When I was around 8, my mom asked me what I wanted to be when I grew up. I said either a doctor or a chef. If you asked me today—I think I’d still say the same thing.
I see them as intertwined. I’ve been deeply impacted by the nourishing, healing aspects of food and the experience of creating, serving, and eating it. It has kept my attention my whole life. There’s just an endless amount to learn. Food is used by all living things to nourish, to evolve, to survive, to heal, to ward off disease—and of course for pleasure. There are bodies of knowledge that have existed for years that detail how food can help and heal the body—of course I’m not advocating that food replaces medicine—but I do find it endlessly fascinating to continue to learn about all the ways it can enhance our lives.
Cooking, feeding, and eating is an energetic exchange. In my professional kitchens, I used to talk about this with my cooks all the time. The kitchen, I’d tell them, is our medium for personal growth.
This is a place where we have the opportunity to work on ourselves, but we have to be careful because this is also a place where we will translate our energies into food for other people. The kitchen offers a place to make mistakes and learn from them very quickly. It gives us the opportunity to do something just a little bit different from the time before—like .025% better every day. As we go through that process of self-reflection and improvement with the mechanics of cooking, that energy is going in the food too. We get to feel good about our progress on the plate, and send it out in the world. Who knows what the person who receives it is going through? Maybe illness, heartache, sadness—and maybe something we put on the plate can help. I try to think about that every single time I cook in making myself a little bit better, maybe I’m helping someone else too.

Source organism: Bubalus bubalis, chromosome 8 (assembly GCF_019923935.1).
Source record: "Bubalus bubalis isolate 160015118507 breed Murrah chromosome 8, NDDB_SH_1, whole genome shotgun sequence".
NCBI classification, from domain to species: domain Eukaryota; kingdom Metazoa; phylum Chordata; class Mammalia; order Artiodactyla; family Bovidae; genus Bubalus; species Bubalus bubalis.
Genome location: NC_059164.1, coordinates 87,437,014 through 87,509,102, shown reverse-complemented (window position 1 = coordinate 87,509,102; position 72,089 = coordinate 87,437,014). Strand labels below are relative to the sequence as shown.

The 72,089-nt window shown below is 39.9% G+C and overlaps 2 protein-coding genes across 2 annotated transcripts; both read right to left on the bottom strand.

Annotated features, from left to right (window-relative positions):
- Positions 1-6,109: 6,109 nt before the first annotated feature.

Cooking is one of the truest ways I know how to show love.
When I’m cooking at home and the kids ask what I’m making, I’ll explain the dish but I’ll always tell them that the most important thing I’m doing is putting all of my love for them into the food. I want to make sure that they feel it from pot to plate, and then we sit down and we talk about our days. Sometimes when they’re craving certain things, I think it speaks to something else missing in their lives—was today hard? Did it lack sweetness? Then how can we find a way to bring that sweetness back into your life? It’s not necessarily about eating emotionally—it’s about pinpointing what’s missing in your life and finding ways to balance it. Just thinking about it and talking it out can usually do that— and if we’ve made something sweet while talking it out, all the better. The sweet is now a treat at the end of the process, not the solution itself.
We have such an opportunity every time we eat to learn something. We can learn how to honor our food. We can learn how to experience other cultures. We can experience things outside of ourselves, and see broad landscapes of people and flavors around the world. And as it gives us the opportunity to learn about differences, it also grounds us in who we are.